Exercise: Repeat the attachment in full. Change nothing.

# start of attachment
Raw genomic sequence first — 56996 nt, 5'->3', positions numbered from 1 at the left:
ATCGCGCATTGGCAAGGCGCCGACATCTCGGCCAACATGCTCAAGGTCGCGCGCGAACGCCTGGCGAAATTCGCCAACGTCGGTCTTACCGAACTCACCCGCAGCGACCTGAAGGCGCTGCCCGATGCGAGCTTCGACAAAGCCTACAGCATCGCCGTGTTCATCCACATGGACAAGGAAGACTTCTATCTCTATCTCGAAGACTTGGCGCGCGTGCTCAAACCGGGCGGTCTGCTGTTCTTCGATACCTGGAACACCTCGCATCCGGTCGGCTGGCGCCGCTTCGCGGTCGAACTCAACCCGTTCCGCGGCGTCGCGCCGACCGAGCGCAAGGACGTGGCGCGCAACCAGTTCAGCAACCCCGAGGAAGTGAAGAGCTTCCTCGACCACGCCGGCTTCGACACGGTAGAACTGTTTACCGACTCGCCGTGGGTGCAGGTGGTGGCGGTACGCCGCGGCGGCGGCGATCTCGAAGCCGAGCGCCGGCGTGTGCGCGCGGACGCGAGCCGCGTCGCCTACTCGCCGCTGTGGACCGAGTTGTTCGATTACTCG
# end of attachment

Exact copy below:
Raw genomic sequence first — 56996 nt, 5'->3', positions numbered from 1 at the left:
ATCGCGCATTGGCAAGGCGCCGACATCTCGGCCAACATGCTCAAGGTCGCGCGCGAACGCCTGGCGAAATTCGCCAACGTCGGTCTTACCGAACTCACCCGCAGCGACCTGAAGGCGCTGCCCGATGCGAGCTTCGACAAAGCCTACAGCATCGCCGTGTTCATCCACATGGACAAGGAAGACTTCTATCTCTATCTCGAAGACTTGGCGCGCGTGCTCAAACCGGGCGGTCTGCTGTTCTTCGATACCTGGAACACCTCGCATCCGGTCGGCTGGCGCCGCTTCGCGGTCGAACTCAACCCGTTCCGCGGCGTCGCGCCGACCGAGCGCAAGGACGTGGCGCGCAACCAGTTCAGCAACCCCGAGGAAGTGAAGAGCTTCCTCGACCACGCCGGCTTCGACACGGTAGAACTGTTTACCGACTCGCCGTGGGTGCAGGTGGTGGCGGTACGCCGCGGCGGCGGCGATCTCGAAGCCGAGCGCCGGCGTGTGCGCGCGGACGCGAGCCGCGTCGCCTACTCGCCGCTGTGGACCGAGTTGTTCGATTACTCG